On a gorgeous, sunny morning we decided to visit the Vatican. No tickets, no plans on going in but who knows? It was a few days after Easter and when we got to St. Peter’s Square, it was jammed. So, we sat at the base of a column looking at all the statues, and other surroundings wondering what to do next. Perhaps we’ll go in? You should have seen the line-up! I am not up for standing in line for tickets on quite a warm day! Guess we should have pre-bought those tickets after all! But then, it seems like a good excuse, among others, to go back to Rome.
Before we go on vacation, I make a “wish-list” booklet of things we would like to see. It’s a good way to remind ourselves of things of interest, so I carry it with me. This day, we looked over the list and thought, let’s go to Pigneto! We had read a review of a restaurant (what else) there, so why not give it a go; so off to the tram stop!
It seemed further than we thought! We got off at the wrong stop, as per usual and started our wanderings. We found that a lot of places were not open, there probably being more action in the evenings. It seemed sort of sketchy or at least not pretty. The neighbourhood was historically working-class-communist but has morphed into Rome’s latest alternative hot spot; attracting young professionals, artists, directors and architects. So far, it is relatively “undiscovered” by tourists.
Our quest for the restaurant paid off. Primo al Pigneto on Via del Pigneto at #46. The via is a pedestrian only strip and in the early mornings has a fresh fruit and vegetable market. Of course, as usual, by the time we get there all that’s left are some scraps of veggies strewn about! Never mind because we had a great lunch; sat outside on the tree lined street where we sat at a table under an umbrella. To start, we shared a rabbit breast rolled in herbs, rosemary and fennel, traditionally used to make porchetta, served with greens drizzled with balsamic and EVO. My partner in eating ordered fresh tagliolini with artichokes being as it was artichoke season and bottarga, salted and cured roe of grey mullet and I had fresh fettuccine with cherry tomatoes, eggplant and smoked ricotta. We loved our pasta’s! Our wait person, a lovely, friendly, young woman, thought we should try the locally made artisanal goat cheese; she was right, fabulous! With the lunch we had a bottle of red made in Lazio by a young winemaker. Definitely two thumbs up!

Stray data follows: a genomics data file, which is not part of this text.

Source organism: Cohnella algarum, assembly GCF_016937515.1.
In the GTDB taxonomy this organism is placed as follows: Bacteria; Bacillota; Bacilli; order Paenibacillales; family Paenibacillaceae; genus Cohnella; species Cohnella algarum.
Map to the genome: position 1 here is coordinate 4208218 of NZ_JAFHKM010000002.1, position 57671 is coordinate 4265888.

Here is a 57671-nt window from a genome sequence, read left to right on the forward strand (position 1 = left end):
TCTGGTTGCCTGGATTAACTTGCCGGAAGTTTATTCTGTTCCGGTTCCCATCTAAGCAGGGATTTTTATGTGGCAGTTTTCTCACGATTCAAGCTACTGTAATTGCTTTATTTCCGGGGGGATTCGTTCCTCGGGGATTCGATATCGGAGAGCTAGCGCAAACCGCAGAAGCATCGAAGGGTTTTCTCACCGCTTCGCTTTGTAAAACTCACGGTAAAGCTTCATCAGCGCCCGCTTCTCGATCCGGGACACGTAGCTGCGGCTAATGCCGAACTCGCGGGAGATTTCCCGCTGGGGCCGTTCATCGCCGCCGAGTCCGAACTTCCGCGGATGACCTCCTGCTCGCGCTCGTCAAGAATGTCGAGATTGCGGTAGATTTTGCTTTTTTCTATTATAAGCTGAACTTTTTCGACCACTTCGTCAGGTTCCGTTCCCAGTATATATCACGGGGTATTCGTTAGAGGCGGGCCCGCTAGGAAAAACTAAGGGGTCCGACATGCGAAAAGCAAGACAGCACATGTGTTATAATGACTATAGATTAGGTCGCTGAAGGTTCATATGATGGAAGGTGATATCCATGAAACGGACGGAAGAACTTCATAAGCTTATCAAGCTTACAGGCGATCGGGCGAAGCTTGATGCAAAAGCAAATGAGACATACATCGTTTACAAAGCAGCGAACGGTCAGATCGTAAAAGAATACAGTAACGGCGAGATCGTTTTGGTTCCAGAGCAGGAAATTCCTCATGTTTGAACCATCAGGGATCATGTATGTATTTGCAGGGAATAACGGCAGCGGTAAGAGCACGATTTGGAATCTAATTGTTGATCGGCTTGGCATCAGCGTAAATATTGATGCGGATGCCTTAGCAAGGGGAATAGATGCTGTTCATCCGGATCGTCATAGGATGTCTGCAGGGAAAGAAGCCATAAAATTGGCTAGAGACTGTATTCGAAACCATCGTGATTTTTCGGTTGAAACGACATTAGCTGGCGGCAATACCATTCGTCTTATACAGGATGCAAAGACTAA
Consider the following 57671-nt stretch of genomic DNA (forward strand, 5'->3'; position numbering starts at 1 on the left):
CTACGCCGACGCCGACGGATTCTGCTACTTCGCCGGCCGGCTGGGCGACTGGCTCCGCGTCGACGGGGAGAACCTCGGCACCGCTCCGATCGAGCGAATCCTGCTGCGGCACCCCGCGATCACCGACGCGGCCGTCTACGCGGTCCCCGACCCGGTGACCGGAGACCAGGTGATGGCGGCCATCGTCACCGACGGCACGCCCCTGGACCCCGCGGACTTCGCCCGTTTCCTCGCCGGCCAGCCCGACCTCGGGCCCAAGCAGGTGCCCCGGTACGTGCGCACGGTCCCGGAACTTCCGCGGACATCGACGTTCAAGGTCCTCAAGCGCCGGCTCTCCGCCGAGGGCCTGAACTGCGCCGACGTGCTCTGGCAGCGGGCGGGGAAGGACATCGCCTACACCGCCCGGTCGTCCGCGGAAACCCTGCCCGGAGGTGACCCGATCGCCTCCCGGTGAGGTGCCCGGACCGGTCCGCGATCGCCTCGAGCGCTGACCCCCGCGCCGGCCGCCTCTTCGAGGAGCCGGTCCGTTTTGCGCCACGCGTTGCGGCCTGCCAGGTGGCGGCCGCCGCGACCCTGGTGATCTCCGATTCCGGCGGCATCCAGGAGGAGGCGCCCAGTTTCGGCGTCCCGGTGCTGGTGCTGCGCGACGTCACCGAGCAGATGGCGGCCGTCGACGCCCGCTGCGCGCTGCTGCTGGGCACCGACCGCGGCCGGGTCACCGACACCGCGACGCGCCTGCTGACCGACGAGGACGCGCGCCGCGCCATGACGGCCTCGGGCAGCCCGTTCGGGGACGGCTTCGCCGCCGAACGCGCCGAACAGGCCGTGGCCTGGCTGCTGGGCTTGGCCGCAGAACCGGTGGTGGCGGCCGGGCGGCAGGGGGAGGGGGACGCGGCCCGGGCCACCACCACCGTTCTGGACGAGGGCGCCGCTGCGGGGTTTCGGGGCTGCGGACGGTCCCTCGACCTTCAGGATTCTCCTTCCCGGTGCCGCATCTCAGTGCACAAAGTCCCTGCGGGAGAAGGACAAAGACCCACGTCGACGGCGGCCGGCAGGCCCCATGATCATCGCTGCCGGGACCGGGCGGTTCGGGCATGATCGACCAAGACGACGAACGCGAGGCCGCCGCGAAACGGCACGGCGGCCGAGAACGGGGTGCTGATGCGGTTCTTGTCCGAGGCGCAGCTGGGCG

Well satisfied with our little journey it’s time to go back to the apartment. On the way to Pigneto we noticed a Roman ruin; it turned out to be the Porta Maggiore built by the Emperor Claudius. We took the #19 tram back to Rome; not without incident, though; about halfway through the journey, our driver stopped the tram and told everyone they had to get off! Yikes…my Italian is not great now and was worse then. There we all are standing around the tram stop wondering what to do next. Another tram with the same #19 cames along in the next few minutes and the same thing happened to those passengers? Like what’s going on? After a number of minutes, our driver says we now can re-board the tram! When we get on the tram I say to the driver “andiamo” (we go) and he nods, si. It’s a mystery!
Speaking of “porchetta”, Anthony Bordain, in a programme called “The Layover” travels to Pignetto to sample the “best” porchetta at I Porchettoni at #68 Via del Pignetto only a short distance from where we had our fab. lunch! Next time!
If you have never had the opportunity to sample Italian porchetta, what can I say? My favourite so far is at Macelleria Cecchini in Panzano, Chianti, Tuscany. As I am writing this, my mouth is watering!
Since the writing of this post Anthony Bourdain is no longer with us and Prmo al Pignetto, sadly closed it’s doors in 2017.